Dach’s career, thus far, hasn’t been smooth. His rookie campaign was interrupted by the pandemic and his sophomore campaign was limited because of a wrist injury suffered in a warm-up game before the World Juniors.
But if Chicago wants him to be a top-line center, he must get better at the dot than his current 33 percent win rate. And they need to surround him with better talent than they have up front right now.
Chicago has become a one-line offense. And that line is if/when they have Kane and DeBrincat on the ice together. DeBrincat has established himself as a legit scorer, but without any scoring depth whatsoever teams have been able to isolate him at even strength.
Lukas Reichel has been playing well in Rockford, but a concussion issue coupled with COVID has delayed his arrival in the NHL. The Hawks’ first rounder in 2020 (17th overall) has eight goals in 18 games for Chicago’s AHL affiliate and coach Derek King recently said they want him to get back on the ice before considering a call-up.
Expecting the young German forward to instantly solve all that’s wrong with the Blackhawks’ offense is an overwhelming ask. But he could help. And any help would be nice.
The books in Chicago are a mess but there are a few names that could be trade candidates because they’re in the final year of their respective deals. Strome, de Haan and Fleury obviously lead the list. Strome will be an RFA after this season; the other two are unrestricted.
Dominik Kubalik, who scored 30 goals in 68 games as a rookie in 2019-20, will be a restricted free agent. He’s scored just 23 goals in 89 games (entering Thursday) since his rookie year. He’s scored six in 33 games this year but might be an intriguing bottom-six candidate for a team that needs a potential spark.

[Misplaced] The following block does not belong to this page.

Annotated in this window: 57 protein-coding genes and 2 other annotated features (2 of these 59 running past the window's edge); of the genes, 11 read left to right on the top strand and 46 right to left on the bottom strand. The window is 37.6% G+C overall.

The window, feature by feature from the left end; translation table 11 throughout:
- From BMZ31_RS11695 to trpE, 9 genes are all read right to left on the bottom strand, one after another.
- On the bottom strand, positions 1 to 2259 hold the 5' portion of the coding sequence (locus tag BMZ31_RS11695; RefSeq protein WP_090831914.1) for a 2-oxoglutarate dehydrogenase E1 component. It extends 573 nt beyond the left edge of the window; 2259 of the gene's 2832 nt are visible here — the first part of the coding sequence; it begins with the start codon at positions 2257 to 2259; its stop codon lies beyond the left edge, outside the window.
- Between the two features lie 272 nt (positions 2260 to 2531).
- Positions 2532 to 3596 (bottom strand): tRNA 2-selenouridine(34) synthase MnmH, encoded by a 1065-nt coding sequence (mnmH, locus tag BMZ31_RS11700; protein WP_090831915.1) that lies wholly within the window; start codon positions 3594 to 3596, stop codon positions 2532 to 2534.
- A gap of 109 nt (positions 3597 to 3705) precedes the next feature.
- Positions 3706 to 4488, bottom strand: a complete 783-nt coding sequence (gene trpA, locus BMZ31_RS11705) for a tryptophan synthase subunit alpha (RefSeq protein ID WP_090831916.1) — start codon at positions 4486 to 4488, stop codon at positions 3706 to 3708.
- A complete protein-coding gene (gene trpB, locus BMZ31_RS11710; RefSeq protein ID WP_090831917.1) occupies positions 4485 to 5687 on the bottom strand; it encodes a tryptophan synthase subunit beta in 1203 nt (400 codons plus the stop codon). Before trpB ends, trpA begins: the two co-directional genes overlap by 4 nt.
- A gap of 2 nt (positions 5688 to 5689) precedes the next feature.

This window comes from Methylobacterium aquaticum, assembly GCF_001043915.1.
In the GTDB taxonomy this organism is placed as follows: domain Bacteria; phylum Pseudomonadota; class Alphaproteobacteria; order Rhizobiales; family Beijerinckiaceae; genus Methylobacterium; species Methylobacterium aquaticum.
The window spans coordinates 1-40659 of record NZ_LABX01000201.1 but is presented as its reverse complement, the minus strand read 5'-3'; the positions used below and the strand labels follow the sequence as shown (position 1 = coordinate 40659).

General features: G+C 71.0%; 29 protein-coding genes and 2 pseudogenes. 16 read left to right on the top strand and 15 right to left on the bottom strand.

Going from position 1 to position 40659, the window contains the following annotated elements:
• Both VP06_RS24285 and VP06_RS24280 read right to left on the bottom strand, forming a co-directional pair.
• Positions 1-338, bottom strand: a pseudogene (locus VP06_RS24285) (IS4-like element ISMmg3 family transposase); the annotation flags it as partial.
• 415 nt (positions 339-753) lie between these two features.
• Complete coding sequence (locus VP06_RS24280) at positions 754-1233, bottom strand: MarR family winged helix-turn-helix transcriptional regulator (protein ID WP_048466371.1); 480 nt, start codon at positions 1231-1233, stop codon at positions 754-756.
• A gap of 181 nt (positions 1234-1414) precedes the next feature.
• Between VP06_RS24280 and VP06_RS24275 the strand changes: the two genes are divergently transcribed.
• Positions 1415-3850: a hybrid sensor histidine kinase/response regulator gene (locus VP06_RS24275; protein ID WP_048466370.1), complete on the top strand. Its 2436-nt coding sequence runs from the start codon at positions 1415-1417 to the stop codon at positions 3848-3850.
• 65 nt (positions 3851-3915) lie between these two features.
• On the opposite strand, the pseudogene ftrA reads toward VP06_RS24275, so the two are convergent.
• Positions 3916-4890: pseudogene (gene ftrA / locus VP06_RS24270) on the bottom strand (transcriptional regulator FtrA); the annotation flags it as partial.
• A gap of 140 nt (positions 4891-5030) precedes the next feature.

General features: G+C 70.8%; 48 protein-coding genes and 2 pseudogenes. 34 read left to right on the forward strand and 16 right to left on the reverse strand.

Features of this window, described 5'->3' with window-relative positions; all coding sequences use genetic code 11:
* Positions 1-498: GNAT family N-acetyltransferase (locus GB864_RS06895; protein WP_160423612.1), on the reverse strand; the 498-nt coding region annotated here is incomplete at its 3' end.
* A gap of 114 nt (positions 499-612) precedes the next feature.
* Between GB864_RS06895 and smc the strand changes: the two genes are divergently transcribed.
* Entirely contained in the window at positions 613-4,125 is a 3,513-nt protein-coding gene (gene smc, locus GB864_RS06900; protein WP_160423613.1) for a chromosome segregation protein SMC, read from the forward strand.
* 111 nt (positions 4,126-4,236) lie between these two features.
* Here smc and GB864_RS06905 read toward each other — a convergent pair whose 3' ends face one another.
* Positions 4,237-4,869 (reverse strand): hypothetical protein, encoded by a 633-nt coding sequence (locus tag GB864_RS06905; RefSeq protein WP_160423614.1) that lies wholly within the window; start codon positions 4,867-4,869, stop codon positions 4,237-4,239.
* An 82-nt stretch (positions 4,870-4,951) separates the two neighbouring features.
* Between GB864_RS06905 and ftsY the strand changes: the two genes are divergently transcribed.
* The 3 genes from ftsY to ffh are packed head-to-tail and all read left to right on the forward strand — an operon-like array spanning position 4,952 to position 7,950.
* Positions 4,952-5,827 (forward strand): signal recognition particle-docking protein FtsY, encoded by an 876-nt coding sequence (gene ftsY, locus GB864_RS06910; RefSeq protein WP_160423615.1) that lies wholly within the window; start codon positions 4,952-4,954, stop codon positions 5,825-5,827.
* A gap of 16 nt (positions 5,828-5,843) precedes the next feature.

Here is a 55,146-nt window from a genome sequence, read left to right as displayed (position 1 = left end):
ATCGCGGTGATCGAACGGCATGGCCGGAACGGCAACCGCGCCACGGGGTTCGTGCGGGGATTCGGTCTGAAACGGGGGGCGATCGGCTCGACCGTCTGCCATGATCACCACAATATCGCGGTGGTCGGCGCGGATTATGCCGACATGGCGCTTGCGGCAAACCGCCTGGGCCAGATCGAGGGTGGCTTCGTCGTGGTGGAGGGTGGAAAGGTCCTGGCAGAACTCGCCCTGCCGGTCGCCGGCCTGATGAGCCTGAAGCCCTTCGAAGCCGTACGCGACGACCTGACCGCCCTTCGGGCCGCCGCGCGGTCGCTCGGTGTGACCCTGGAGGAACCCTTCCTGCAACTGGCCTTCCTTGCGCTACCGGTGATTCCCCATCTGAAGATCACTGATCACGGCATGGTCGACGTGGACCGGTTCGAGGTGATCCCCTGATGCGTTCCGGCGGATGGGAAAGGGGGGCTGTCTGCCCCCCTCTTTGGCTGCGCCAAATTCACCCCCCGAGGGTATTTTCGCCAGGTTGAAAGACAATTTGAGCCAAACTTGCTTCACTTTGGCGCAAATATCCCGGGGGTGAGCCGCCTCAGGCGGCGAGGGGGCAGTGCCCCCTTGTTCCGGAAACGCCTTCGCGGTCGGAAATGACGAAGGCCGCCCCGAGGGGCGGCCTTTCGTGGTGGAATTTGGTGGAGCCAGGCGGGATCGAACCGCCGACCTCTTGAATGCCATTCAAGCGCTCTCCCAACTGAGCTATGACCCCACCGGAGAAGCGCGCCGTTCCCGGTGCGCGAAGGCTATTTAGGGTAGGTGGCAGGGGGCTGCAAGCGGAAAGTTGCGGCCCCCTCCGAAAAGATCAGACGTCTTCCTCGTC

One of the veterans signed that has blocked ice time for prospects is Erik Gustafsson, who got a one-year deal from Bowman after not making the New York Islanders’ roster on a PTO. He is what he is – an offensive-minded defenseman who might help a powerplay. He hasn’t helped Chicago but keeps getting ice time in front of Mitchell, Wyatt Kalynuk, Nicolas Beaudin and others.
The only goaltender signed beyond this season is Arvid Söderblom, who recently made his NHL debut (in relief) and first NHL start. If a team is looking for depth, Kevin Lankinen and/or Collin Delia might be available as well.
These are all interesting questions that need answers, but the biggest is the future of Davidson. Will he be given the authority to pull the trigger on a significant trade? Or is he just going to do his best to clean up what Bowman left behind and try to create a path to a future that includes some of the younger players in the organization before the Blackhawks hire a permanent GM?
And who will hire the new GM? The Blackhawks separated business operations from hockey ops last summer, with Bowman ascending to the top of the hockey side of the house. Indications are that the Blackhawks will look to add a President of Hockey Operations above the General Manager’s seat.
Chicago has players who could/should be available to help a number of teams with legitimate Cup aspirations. And they’re ready to sell.
Davidson has started moving some of the dead weight but has a big hill to climb. We’ll see how much authority Danny Wirtz has given him to make changes that impact the short and long-term outlook of an organization that was the toast of the league less than a decade ago.